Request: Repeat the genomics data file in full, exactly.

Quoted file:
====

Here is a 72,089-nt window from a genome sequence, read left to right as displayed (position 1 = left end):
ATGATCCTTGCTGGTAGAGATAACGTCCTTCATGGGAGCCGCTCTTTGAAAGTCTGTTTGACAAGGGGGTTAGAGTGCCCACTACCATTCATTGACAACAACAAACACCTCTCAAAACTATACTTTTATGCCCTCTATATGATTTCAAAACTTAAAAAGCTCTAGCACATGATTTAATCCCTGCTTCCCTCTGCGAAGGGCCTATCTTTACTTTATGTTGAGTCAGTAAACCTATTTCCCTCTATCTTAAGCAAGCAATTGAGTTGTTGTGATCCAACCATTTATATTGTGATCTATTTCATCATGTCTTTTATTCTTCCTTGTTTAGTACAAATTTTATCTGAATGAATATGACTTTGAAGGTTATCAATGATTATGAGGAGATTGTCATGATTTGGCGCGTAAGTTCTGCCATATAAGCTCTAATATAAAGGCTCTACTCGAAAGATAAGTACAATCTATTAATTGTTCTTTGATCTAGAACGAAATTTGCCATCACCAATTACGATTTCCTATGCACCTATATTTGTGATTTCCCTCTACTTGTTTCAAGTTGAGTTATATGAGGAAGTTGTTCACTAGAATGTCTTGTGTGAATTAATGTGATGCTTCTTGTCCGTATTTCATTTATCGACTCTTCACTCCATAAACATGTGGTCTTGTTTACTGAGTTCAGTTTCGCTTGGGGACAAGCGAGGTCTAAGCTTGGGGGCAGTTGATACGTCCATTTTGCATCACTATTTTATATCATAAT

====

Here is a 72,089-nt window from a genome sequence, read left to right as displayed (position 1 = left end):
ATGATCCTTGCTGGTAGAGATAACGTCCTTCATGGGAGCCGCTCTTTGAAAGTCTGTTTGACAAGGGGGTTAGAGTGCCCACTACCATTCATTGACAACAACAAACACCTCTCAAAACTATACTTTTATGCCCTCTATATGATTTCAAAACTTAAAAAGCTCTAGCACATGATTTAATCCCTGCTTCCCTCTGCGAAGGGCCTATCTTTACTTTATGTTGAGTCAGTAAACCTATTTCCCTCTATCTTAAGCAAGCAATTGAGTTGTTGTGATCCAACCATTTATATTGTGATCTATTTCATCATGTCTTTTATTCTTCCTTGTTTAGTACAAATTTTATCTGAATGAATATGACTTTGAAGGTTATCAATGATTATGAGGAGATTGTCATGATTTGGCGCGTAAGTTCTGCCATATAAGCTCTAATATAAAGGCTCTACTCGAAAGATAAGTACAATCTATTAATTGTTCTTTGATCTAGAACGAAATTTGCCATCACCAATTACGATTTCCTATGCACCTATATTTGTGATTTCCCTCTACTTGTTTCAAGTTGAGTTATATGAGGAAGTTGTTCACTAGAATGTCTTGTGTGAATTAATGTGATGCTTCTTGTCCGTATTTCATTTATCGACTCTTCACTCCATAAACATGTGGTCTTGTTTACTGAGTTCAGTTTCGCTTGGGGACAAGCGAGGTCTAAGCTTGGGGGCAGTTGATACGTCCATTTTGCATCACTATTTTATATCATAAT